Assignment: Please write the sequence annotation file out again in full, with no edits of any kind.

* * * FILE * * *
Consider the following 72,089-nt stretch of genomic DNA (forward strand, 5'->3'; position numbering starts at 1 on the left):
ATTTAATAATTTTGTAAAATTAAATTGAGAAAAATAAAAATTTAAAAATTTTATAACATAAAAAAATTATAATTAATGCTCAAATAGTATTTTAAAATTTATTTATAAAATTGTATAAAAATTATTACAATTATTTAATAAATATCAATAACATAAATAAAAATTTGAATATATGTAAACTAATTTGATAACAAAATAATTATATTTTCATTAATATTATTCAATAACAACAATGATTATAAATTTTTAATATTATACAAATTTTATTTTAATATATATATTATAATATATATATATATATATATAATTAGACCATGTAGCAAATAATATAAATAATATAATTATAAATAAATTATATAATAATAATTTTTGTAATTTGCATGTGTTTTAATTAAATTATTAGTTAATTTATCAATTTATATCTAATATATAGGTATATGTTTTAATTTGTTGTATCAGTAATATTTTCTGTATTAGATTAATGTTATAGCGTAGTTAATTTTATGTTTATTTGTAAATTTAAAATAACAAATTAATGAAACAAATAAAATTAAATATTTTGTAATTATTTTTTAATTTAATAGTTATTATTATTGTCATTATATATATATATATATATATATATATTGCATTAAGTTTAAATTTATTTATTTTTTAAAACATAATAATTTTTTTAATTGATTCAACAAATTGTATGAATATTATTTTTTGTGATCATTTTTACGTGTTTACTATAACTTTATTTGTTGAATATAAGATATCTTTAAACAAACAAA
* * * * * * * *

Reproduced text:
Consider the following 72,089-nt stretch of genomic DNA (forward strand, 5'->3'; position numbering starts at 1 on the left):
ATTTAATAATTTTGTAAAATTAAATTGAGAAAAATAAAAATTTAAAAATTTTATAACATAAAAAAATTATAATTAATGCTCAAATAGTATTTTAAAATTTATTTATAAAATTGTATAAAAATTATTACAATTATTTAATAAATATCAATAACATAAATAAAAATTTGAATATATGTAAACTAATTTGATAACAAAATAATTATATTTTCATTAATATTATTCAATAACAACAATGATTATAAATTTTTAATATTATACAAATTTTATTTTAATATATATATTATAATATATATATATATATATATAATTAGACCATGTAGCAAATAATATAAATAATATAATTATAAATAAATTATATAATAATAATTTTTGTAATTTGCATGTGTTTTAATTAAATTATTAGTTAATTTATCAATTTATATCTAATATATAGGTATATGTTTTAATTTGTTGTATCAGTAATATTTTCTGTATTAGATTAATGTTATAGCGTAGTTAATTTTATGTTTATTTGTAAATTTAAAATAACAAATTAATGAAACAAATAAAATTAAATATTTTGTAATTATTTTTTAATTTAATAGTTATTATTATTGTCATTATATATATATATATATATATATATATTGCATTAAGTTTAAATTTATTTATTTTTTAAAACATAATAATTTTTTTAATTGATTCAACAAATTGTATGAATATTATTTTTTGTGATCATTTTTACGTGTTTACTATAACTTTATTTGTTGAATATAAGATATCTTTAAACAAACAAA